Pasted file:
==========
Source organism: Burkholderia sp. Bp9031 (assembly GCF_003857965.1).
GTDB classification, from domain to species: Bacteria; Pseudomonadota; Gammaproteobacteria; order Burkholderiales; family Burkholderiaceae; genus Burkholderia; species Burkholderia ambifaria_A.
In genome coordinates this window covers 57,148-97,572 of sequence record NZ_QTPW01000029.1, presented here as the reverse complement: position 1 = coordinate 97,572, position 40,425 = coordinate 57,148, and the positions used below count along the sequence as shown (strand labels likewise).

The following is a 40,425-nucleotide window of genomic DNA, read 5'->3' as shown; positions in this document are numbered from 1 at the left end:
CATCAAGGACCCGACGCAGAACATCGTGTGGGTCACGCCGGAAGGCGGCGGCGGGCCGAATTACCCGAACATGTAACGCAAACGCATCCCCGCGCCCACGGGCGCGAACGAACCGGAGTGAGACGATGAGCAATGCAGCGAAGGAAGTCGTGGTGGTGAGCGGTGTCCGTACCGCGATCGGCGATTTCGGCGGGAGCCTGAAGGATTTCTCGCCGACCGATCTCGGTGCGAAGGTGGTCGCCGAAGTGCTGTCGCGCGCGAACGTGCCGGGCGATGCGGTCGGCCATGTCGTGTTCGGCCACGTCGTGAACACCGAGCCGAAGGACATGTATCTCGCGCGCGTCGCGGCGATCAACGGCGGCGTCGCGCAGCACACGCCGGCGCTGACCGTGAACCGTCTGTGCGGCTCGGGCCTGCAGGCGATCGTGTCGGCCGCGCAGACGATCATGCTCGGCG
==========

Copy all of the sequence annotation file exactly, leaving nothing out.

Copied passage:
Source organism: Burkholderia sp. Bp9031 (assembly GCF_003857965.1).
GTDB classification, from domain to species: Bacteria; Pseudomonadota; Gammaproteobacteria; order Burkholderiales; family Burkholderiaceae; genus Burkholderia; species Burkholderia ambifaria_A.
In genome coordinates this window covers 57,148-97,572 of sequence record NZ_QTPW01000029.1, presented here as the reverse complement: position 1 = coordinate 97,572, position 40,425 = coordinate 57,148, and the positions used below count along the sequence as shown (strand labels likewise).

The following is a 40,425-nucleotide window of genomic DNA, read 5'->3' as shown; positions in this document are numbered from 1 at the left end:
CATCAAGGACCCGACGCAGAACATCGTGTGGGTCACGCCGGAAGGCGGCGGCGGGCCGAATTACCCGAACATGTAACGCAAACGCATCCCCGCGCCCACGGGCGCGAACGAACCGGAGTGAGACGATGAGCAATGCAGCGAAGGAAGTCGTGGTGGTGAGCGGTGTCCGTACCGCGATCGGCGATTTCGGCGGGAGCCTGAAGGATTTCTCGCCGACCGATCTCGGTGCGAAGGTGGTCGCCGAAGTGCTGTCGCGCGCGAACGTGCCGGGCGATGCGGTCGGCCATGTCGTGTTCGGCCACGTCGTGAACACCGAGCCGAAGGACATGTATCTCGCGCGCGTCGCGGCGATCAACGGCGGCGTCGCGCAGCACACGCCGGCGCTGACCGTGAACCGTCTGTGCGGCTCGGGCCTGCAGGCGATCGTGTCGGCCGCGCAGACGATCATGCTCGGCG